The 1866 Chicago Sextuplets Hidden From the World


Jennie Bushnell was beside herself. It was September 8, 1866, and the twentysomething had stunned her physician, James Edwards, by delivering six babies. To the best of his knowledge, no one in North America had ever birthed a half-dozen children at once—certainly not in an era that knew little of fertility treatments.

Edwards considered it a historic moment. Jennie did not. To his surprise, both the mother and father of the three boys and three girls begged him not to tell another soul. They made the same plea to the midwife, Prissilla Bancroft.

To the Bushnells, there was little joy in ushering six children into the world. It was a freak occurrence, and Jennie was terrified the world would treat them accordingly.

There’s no easily excavated record of when James Bushnell met Jennie, the British-born French actress who would become his wife. What is known is that after spending a portion of the 1850s and 1860s in Lockport, New York, James arrived in Chicago with Jennie and the two set about starting a family.

Their physician, Edwards, had quizzed the couple about their family heritage and discovered there was a history of multiple births: When Jennie became pregnant, Edwards had some expectation that she might eventually nurse twins or even triplets. But sextuplets were nowhere to be found in English medical literature. The competition for nourishment and life support in the womb was difficult for multiple babies, with complications and premature births lasting well into the 21st century. Six seemed out of the question.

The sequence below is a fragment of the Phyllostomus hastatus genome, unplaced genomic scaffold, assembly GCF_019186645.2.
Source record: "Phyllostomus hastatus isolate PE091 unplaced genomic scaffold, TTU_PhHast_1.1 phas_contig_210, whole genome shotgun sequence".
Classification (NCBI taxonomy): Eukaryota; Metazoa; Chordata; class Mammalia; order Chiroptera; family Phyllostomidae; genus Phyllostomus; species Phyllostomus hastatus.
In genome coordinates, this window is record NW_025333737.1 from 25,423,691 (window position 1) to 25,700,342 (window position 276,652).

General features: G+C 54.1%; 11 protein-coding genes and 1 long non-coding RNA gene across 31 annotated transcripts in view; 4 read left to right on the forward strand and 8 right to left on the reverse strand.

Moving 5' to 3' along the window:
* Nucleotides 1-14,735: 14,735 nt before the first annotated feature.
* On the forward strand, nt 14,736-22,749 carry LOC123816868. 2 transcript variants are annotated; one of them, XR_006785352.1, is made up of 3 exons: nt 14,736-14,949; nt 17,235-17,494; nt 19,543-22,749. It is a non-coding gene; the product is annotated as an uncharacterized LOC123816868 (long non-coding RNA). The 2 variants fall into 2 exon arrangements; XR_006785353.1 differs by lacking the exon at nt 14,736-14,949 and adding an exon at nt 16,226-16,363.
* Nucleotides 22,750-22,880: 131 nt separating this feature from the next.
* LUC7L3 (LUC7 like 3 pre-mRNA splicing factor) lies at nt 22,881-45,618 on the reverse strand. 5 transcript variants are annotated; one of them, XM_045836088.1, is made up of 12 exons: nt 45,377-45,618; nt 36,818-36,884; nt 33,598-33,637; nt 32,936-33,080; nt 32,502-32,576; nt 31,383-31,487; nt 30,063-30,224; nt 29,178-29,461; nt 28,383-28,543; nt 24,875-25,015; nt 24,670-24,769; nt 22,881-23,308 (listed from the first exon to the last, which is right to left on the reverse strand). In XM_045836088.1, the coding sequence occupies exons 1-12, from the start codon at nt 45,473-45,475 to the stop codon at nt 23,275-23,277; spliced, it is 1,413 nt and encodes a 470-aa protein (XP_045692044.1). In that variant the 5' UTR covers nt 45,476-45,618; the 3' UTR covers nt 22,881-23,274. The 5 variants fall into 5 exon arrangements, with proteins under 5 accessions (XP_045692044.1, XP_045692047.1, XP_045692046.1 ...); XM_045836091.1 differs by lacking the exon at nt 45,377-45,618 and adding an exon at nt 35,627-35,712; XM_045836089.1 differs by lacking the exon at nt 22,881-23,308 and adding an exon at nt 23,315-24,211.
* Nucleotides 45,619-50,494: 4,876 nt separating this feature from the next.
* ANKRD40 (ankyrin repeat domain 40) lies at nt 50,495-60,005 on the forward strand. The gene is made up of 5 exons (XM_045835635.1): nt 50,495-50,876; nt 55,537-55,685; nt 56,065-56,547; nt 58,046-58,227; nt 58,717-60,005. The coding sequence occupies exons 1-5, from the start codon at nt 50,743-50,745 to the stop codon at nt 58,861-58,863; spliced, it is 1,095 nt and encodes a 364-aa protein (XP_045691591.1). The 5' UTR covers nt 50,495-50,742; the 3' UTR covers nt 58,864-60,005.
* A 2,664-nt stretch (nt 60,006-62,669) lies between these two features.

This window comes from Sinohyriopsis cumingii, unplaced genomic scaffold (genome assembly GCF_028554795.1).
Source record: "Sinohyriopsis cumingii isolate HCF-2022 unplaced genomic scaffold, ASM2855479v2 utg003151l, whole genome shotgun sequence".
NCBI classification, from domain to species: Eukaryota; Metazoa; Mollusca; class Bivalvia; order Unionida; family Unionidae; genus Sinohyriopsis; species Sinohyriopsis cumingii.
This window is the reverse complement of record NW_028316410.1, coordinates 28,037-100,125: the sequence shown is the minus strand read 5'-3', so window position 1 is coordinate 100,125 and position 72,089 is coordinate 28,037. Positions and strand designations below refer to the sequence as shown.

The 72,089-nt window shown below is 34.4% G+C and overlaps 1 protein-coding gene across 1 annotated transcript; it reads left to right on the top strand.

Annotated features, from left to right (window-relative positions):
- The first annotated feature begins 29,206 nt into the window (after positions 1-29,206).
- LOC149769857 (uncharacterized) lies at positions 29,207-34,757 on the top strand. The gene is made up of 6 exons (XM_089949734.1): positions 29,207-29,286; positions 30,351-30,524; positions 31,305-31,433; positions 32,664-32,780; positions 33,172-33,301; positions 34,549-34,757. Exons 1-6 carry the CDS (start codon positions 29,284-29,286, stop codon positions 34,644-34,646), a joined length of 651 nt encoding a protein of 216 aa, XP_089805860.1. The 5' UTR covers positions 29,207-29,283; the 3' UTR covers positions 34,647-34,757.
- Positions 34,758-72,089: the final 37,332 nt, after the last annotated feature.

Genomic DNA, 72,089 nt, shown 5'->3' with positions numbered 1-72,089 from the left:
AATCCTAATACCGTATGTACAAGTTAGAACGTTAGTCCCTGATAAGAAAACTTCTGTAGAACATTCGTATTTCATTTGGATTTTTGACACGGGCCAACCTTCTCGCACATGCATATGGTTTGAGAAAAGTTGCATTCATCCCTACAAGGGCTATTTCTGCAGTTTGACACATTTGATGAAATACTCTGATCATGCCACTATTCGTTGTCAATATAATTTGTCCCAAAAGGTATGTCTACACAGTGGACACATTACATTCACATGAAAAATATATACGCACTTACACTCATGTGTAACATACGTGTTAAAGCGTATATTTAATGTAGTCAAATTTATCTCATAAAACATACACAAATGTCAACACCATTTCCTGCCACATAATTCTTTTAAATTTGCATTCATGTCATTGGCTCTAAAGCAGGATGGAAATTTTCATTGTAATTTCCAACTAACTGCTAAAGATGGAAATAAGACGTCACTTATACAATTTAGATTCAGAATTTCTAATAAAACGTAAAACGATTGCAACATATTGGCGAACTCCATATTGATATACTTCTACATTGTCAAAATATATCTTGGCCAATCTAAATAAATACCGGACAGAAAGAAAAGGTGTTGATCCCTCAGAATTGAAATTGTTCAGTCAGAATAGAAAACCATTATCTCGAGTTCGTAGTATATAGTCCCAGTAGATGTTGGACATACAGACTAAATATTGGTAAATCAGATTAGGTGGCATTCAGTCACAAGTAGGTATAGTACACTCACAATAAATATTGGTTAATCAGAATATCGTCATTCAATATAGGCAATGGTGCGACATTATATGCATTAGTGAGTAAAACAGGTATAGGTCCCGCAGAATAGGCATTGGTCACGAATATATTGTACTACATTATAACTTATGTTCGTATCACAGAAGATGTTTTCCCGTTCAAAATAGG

Against the odds, Jennie had her miraculous delivery. But she was struck by an abject fear that the children would be perceived as unusual or even as monstrosities, much in the same way carnival sideshow acts were often exploited for their atypical nature. Somewhere in Jennie’s life, it had been instilled in her that only animals gave birth to “litters” of offspring. The sheer volume she had produced made her feel like a beast.

Although Edwards and Bancroft were sworn to silence, Edwards had a duty to file an official birth certificate. After deliberating for a week, he finally wrote one up, mentioning all six children, and gave a copy to the Bushnells. (Although some news reports give the birth year as 1863, Edwards’s report is dated 1866.) No one in Chicago seemed to bat an eye; it’s possible the certificate was simply tucked away in the city’s logs without being examined.

The handwritten birth certificate of the Bushnell sextuplets. Courtesy of Lucas D. Smith